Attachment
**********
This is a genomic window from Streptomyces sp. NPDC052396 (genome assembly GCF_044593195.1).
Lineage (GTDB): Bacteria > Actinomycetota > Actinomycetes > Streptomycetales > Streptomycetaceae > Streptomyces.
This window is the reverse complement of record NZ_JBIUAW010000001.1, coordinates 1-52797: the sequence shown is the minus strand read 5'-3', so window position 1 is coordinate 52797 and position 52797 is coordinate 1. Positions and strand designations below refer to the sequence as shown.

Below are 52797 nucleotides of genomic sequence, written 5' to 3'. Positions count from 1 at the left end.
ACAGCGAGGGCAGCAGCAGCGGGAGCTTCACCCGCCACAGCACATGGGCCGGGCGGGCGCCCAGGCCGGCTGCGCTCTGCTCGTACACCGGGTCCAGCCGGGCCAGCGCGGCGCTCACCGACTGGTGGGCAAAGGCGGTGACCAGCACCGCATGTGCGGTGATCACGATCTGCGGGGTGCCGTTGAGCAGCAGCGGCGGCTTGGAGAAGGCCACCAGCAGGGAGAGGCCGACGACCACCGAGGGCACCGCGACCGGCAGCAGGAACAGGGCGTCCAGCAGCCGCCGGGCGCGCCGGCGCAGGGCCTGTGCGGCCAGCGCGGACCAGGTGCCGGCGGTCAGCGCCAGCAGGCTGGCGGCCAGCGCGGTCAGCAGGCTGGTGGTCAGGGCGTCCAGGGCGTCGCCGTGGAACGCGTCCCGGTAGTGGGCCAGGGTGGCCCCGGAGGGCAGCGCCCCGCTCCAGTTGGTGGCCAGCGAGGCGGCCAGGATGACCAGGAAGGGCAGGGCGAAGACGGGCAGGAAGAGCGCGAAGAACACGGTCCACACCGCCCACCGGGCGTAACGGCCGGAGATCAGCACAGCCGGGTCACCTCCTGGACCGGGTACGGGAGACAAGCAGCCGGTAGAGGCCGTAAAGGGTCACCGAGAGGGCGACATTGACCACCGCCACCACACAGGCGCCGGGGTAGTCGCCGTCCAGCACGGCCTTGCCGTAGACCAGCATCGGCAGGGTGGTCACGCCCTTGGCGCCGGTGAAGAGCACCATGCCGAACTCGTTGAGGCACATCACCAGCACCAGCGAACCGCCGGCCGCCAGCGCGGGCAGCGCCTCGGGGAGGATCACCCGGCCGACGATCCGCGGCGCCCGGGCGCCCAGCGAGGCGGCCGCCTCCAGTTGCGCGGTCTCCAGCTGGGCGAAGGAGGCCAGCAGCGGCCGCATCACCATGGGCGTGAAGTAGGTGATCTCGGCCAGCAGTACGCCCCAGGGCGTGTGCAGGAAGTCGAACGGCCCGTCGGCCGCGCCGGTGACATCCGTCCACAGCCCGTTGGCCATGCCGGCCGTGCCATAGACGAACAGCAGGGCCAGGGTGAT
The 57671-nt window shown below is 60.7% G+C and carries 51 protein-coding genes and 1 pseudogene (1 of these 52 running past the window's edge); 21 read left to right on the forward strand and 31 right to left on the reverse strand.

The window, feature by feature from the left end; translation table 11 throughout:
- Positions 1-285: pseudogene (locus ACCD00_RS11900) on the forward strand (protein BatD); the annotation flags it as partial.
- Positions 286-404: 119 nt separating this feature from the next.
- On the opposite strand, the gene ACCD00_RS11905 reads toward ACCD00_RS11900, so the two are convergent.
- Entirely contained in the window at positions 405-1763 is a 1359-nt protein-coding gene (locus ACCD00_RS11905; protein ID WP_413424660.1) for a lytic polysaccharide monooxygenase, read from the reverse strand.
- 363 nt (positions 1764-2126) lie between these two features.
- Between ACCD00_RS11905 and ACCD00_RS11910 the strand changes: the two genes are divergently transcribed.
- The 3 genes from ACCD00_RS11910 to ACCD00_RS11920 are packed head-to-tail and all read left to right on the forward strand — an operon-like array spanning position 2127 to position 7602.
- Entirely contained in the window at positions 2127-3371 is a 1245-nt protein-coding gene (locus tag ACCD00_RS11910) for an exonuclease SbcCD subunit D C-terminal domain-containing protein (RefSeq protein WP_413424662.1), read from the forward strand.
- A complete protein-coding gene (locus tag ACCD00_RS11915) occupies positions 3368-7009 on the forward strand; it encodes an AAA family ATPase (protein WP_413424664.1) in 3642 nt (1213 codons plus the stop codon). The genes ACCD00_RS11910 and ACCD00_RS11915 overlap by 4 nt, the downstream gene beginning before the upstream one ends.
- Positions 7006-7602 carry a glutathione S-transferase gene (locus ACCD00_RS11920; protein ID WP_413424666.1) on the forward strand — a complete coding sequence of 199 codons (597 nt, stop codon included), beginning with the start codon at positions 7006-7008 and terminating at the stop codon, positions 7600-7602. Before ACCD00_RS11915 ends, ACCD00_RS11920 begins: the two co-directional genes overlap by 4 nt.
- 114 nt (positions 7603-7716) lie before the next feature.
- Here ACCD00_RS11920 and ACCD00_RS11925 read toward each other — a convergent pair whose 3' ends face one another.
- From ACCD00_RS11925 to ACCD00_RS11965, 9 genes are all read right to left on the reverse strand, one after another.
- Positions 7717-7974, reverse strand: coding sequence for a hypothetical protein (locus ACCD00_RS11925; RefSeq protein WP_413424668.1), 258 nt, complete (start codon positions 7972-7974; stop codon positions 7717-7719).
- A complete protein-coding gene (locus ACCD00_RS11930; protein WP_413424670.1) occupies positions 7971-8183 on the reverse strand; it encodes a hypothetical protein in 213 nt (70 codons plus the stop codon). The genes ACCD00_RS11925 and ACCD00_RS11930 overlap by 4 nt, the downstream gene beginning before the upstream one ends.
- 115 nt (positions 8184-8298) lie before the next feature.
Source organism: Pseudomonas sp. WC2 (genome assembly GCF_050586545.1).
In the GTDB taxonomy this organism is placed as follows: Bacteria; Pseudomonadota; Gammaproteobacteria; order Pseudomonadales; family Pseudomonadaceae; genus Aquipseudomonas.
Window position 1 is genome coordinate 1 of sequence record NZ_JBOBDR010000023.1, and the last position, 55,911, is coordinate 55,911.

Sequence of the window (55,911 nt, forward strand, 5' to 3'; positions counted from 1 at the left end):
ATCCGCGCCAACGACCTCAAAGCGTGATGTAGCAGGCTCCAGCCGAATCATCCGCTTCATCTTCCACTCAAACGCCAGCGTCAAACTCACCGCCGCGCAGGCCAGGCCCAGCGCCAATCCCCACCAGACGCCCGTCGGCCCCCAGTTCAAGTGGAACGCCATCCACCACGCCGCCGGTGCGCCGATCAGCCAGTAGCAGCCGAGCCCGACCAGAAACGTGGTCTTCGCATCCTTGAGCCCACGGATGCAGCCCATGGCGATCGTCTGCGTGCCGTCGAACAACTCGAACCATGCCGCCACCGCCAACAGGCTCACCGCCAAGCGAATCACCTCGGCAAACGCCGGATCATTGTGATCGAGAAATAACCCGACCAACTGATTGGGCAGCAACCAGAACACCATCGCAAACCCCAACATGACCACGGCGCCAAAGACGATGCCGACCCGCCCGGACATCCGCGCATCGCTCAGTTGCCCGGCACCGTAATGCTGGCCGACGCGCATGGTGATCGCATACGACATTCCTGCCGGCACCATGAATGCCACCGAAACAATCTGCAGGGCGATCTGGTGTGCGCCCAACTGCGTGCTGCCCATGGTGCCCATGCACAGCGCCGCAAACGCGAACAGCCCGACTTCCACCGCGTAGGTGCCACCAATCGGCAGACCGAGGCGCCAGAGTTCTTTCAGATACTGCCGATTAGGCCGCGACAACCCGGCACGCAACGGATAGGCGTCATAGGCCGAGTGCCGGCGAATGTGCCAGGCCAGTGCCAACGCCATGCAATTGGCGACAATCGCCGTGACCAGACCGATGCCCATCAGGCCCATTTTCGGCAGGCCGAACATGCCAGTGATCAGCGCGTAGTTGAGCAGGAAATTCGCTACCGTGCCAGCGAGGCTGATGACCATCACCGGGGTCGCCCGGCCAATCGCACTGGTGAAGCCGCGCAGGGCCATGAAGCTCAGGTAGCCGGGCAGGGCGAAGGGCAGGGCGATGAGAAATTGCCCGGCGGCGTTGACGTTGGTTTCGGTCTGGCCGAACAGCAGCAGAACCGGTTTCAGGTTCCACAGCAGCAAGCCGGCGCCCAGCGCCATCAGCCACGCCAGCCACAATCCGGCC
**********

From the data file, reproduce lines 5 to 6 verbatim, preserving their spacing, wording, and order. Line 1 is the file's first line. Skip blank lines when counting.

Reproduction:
ACAGCGAGGGCAGCAGCAGCGGGAGCTTCACCCGCCACAGCACATGGGCCGGGCGGGCGCCCAGGCCGGCTGCGCTCTGCTCGTACACCGGGTCCAGCCGGGCCAGCGCGGCGCTCACCGACTGGTGGGCAAAGGCGGTGACCAGCACCGCATGTGCGGTGATCACGATCTGCGGGGTGCCGTTGAGCAGCAGCGGCGGCTTGGAGAAGGCCACCAGCAGGGAGAGGCCGACGACCACCGAGGGCACCGCGACCGGCAGCAGGAACAGGGCGTCCAGCAGCCGCCGGGCGCGCCGGCGCAGGGCCTGTGCGGCCAGCGCGGACCAGGTGCCGGCGGTCAGCGCCAGCAGGCTGGCGGCCAGCGCGGTCAGCAGGCTGGTGGTCAGGGCGTCCAGGGCGTCGCCGTGGAACGCGTCCCGGTAGTGGGCCAGGGTGGCCCCGGAGGGCAGCGCCCCGCTCCAGTTGGTGGCCAGCGAGGCGGCCAGGATGACCAGGAAGGGCAGGGCGAAGACGGGCAGGAAGAGCGCGAAGAACACGGTCCACACCGCCCACCGGGCGTAACGGCCGGAGATCAGCACAGCCGGGTCACCTCCTGGACCGGGTACGGGAGACAAGCAGCCGGTAGAGGCCGTAAAGGGTCACCGAGAGGGCGACATTGACCACCGCCACCACACAGGCGCCGGGGTAGTCGCCGTCCAGCACGGCCTTGCCGTAGACCAGCATCGGCAGGGTGGTCACGCCCTTGGCGCCGGTGAAGAGCACCATGCCGAACTCGTTGAGGCACATCACCAGCACCAGCGAACCGCCGGCCGCCAGCGCGGGCAGCGCCTCGGGGAGGATCACCCGGCCGACGATCCGCGGCGCCCGGGCGCCCAGCGAGGCGGCCGCCTCCAGTTGCGCGGTCTCCAGCTGGGCGAAGGAGGCCAGCAGCGGCCGCATCACCATGGGCGTGAAGTAGGTGATCTCGGCCAGCAGTACGCCCCAGGGCGTGTGCAGGAAGTCGAACGGCCCGTCGGCCGCGCCGGTGACATCCGTCCACAGCCCGTTGGCCATGCCGGCCGTGCCATAGACGAACAGCAGGGCCAGGGTGAT
The 57671-nt window shown below is 60.7% G+C and carries 51 protein-coding genes and 1 pseudogene (1 of these 52 running past the window's edge); 21 read left to right on the forward strand and 31 right to left on the reverse strand.